Enfilade

The Baroque in the Construction of a National Culture in Francoist Spain

Posted in journal articles by Editor on August 18, 2014

From Taylor & Francis:

Bulletin of Spanish Studies: Hispanic Studies and Researches on Spain, Portugal and Latin America 91.5 (2014).

Special issue on ‘The Baroque in the Construction of a National Culture in Francoist Spain’, edited by Paula Barreiro López, Carey Kasten and Tobias Locker.

The baroque was both praised and attacked by critics for overwhelming the viewer through art. Yet its indisputable importance in Hispanic tradition and its characteristic intensity made the baroque an important element of culture during the regime of Francisco Franco (1939–1975). Not only did the baroque anchor official Francoist culture, its influence was also apparent in the regime’s politics, which used the baroque as an ideological legitimising tool in intellectual discourses. This interdisciplinary special issue is the first single volume to examine the influence of baroque tradition on Francoist Spain, analyzing cultural and political examples of twentieth-century reinterpretations of the baroque. For example, the concept of hispanidad, which underpinned Spain’s foreign policy and influenced international perceptions of the country, contained many baroque elements. By analysing its imprint on Spain’s culture industry both at home and abroad this special issue demonstrates the essential role the baroque played in the creation of a national and cultural identity during the dictatorship in Spain.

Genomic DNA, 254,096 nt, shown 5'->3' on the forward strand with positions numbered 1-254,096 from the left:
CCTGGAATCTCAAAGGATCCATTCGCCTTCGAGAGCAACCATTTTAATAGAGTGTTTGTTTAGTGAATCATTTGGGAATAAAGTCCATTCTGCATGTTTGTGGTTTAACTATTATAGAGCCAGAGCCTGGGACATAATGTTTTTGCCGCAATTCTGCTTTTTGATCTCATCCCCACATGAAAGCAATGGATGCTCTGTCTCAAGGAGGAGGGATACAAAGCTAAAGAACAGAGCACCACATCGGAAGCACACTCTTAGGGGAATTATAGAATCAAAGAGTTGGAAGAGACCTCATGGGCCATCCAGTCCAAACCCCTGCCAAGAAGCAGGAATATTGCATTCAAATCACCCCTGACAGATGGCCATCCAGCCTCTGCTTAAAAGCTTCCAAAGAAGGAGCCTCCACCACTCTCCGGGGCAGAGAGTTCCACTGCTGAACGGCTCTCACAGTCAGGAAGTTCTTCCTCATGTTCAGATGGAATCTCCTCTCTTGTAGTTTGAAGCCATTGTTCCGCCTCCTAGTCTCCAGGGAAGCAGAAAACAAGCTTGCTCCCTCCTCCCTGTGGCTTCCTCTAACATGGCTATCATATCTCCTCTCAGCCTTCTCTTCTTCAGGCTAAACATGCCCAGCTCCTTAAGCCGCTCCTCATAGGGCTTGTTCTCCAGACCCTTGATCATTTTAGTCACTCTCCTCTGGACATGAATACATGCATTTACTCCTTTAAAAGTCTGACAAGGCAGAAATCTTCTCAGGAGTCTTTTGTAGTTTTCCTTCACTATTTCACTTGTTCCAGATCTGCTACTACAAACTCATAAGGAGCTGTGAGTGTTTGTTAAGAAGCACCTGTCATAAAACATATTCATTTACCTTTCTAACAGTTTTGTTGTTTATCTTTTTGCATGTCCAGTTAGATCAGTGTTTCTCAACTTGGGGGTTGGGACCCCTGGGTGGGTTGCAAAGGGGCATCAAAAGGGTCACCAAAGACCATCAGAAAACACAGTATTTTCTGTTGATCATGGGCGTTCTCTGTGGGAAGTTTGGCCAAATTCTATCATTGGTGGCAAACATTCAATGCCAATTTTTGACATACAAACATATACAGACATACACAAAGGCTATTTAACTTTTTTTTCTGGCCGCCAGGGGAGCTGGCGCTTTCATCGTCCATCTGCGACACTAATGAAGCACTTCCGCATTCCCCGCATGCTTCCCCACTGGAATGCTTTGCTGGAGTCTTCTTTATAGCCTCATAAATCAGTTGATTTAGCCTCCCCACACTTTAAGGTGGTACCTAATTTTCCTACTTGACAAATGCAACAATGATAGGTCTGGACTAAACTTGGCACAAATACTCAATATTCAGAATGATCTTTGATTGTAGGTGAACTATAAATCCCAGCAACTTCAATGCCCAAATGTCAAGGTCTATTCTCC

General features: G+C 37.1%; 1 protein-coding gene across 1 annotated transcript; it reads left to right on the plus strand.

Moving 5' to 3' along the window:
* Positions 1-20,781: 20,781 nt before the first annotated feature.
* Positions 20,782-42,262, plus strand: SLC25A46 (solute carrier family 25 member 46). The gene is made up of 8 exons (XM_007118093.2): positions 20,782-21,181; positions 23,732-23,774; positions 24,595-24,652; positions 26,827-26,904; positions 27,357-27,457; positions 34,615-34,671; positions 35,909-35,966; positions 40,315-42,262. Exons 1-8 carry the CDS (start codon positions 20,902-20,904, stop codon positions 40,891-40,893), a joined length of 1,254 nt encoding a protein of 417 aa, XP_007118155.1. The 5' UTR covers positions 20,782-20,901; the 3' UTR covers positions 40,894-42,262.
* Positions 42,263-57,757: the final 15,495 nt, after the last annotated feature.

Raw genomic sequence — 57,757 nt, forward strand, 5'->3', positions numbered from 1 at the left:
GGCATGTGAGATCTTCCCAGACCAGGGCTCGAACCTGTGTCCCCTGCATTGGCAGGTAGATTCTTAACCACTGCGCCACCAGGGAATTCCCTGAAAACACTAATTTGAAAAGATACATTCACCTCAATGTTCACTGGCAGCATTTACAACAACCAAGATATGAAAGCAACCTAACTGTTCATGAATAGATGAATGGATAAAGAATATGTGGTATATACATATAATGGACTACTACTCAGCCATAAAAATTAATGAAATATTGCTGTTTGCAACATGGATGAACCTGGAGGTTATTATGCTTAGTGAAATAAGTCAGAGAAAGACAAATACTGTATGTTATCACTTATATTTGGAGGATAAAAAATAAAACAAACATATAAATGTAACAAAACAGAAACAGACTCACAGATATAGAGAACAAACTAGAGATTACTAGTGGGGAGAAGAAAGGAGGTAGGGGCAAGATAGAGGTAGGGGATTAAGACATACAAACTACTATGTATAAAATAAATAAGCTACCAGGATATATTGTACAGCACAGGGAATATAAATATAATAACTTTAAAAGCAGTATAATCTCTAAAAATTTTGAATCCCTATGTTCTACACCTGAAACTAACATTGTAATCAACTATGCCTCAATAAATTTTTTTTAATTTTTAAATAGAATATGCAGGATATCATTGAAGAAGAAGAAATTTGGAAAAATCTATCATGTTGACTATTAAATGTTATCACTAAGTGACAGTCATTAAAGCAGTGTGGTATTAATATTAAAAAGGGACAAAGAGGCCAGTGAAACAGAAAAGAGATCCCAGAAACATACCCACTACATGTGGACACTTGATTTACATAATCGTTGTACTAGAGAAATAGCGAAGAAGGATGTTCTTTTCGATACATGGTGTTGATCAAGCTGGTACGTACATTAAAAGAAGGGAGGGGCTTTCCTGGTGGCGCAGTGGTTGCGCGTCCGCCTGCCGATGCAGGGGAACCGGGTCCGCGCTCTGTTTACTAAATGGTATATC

• Tobias Locker, “The Baroque in the Construction of a National Culture in Francoist Spain: An Introduction,” pp. 657–71.

• Till Kössler, “Education and the Baroque in Early Francoism,” pp. 673–96.

• Carey Kasten, “Staging the Golden Age in Latin America: José Tamayo’s Strategic Ascent in the Francoist Theatre Industry,” pp. 697–714.

• Paula Barreiro López, “Reinterpreting the Past: The Baroque Phantom during Francoism,” pp. 715–34.

• Noemi De Haro-García and Julián Díaz-Sánchez, “Artistic Dissidence under Francoism: The Subversion of the Cliché,” pp. 735–54.

• Johannes Großmann, ” ‘Baroque Spain’ As Metaphor. Hispanidad, Europeanism and Cold War Anti-Communism in Francoist Spain,” pp. 755–71.

• Julio Montero and María Antonia Paz, “Lo barroco en la televisión franquista: tipos y temas; actores y escenarios,” pp. 773–92.

Exhibition | Caroline Watson and Female Printmaking

Posted in books, catalogues, exhibitions by Editor on August 18, 2014

Opening next month at The Fitzwilliam:

Caroline Watson and Female Printmaking in Late Georgian England
The Fitzwilliam Museum, Cambridge, 23 September 2014 — 4 January 2015

Curated by David Alexander

Caroline Watson (c.1760-1814), The Death of Cardinal Beaufort, stipple and etching after Sir Joshua Reynolds, 1792.

Caroline Watson, The Death of Cardinal Beaufort, stipple and etching after Sir Joshua Reynolds, 1792.